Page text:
Legislation sponsored by Senator Shirley Turner establishing a loan redemption program for certain teachers of STEM fields (Science, Technology, Engineering, and Mathematics) to help them pay off college debt has cleared the Senate Education Committee.
“New Jersey’s schools continually are some of the best performing schools in the country. However, we face a shortage of teachers in the areas of science, technology, engineering and mathematics,” said Turner (D-Mercer/Hunterdon). “We need to do more to attract educators to teach our students critical STEM subjects and help us prepare tomorrow's workforce. Our students need to learn 21st century skills to fill jobs that require highly skilled workers and to allow New Jersey businesses to gain a competitive edge in the global marketplace.”
Currently, New Jersey issues loans through the New Jersey College Loans to Assist State Students (NJCLASS) program to help pay for college costs not already covered by other sources of grants, scholarships and loans. The program is run by the Higher Education Student Assistance Authority. The legislation would provide loan redemption for educators who received loans through this program, if they teach science, technology, engineering or mathematics.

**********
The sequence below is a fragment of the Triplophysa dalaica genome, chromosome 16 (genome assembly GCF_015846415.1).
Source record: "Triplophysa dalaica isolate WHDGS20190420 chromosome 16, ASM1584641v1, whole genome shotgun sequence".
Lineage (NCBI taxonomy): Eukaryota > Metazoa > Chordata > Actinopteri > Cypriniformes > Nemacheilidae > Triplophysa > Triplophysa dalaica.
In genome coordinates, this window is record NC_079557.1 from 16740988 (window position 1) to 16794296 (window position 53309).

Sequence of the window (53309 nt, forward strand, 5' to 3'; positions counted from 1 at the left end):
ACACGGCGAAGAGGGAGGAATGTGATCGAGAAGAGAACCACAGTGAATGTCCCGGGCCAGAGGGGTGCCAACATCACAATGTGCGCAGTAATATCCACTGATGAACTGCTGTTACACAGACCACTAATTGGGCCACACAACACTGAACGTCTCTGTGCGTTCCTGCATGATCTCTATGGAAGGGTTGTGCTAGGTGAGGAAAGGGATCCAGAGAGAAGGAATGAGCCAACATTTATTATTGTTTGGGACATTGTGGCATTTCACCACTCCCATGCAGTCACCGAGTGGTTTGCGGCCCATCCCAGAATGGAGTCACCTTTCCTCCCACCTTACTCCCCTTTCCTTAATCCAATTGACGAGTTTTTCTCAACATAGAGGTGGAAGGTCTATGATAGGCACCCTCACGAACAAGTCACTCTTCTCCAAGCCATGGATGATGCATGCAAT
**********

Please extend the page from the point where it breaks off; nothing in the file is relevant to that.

In order to participate in the program, a person must have been an undergraduate student who received loans from NJCLASS and employed for three full years as a teacher of science or mathematics. Under the bill, a STEM teacher in a former Abbott district could have all NJCLASS loans forgiven after seven years of service, while STEM teachers in other districts and nonpublic schools could achieve total loan forgiveness after ten years of service.
"This is an effective way to recruit and retain teachers in STEM subjects; however, it is also a way to attract more educators to urban school districts that often have greater difficulty hiring highly qualified teachers," said Turner. "Allowing college graduates to wipe away some or all of the excruciating debt they owe for earning their college degrees will enhance the recruiting methods of poorer districts that pay lower salaries than wealthier districts."
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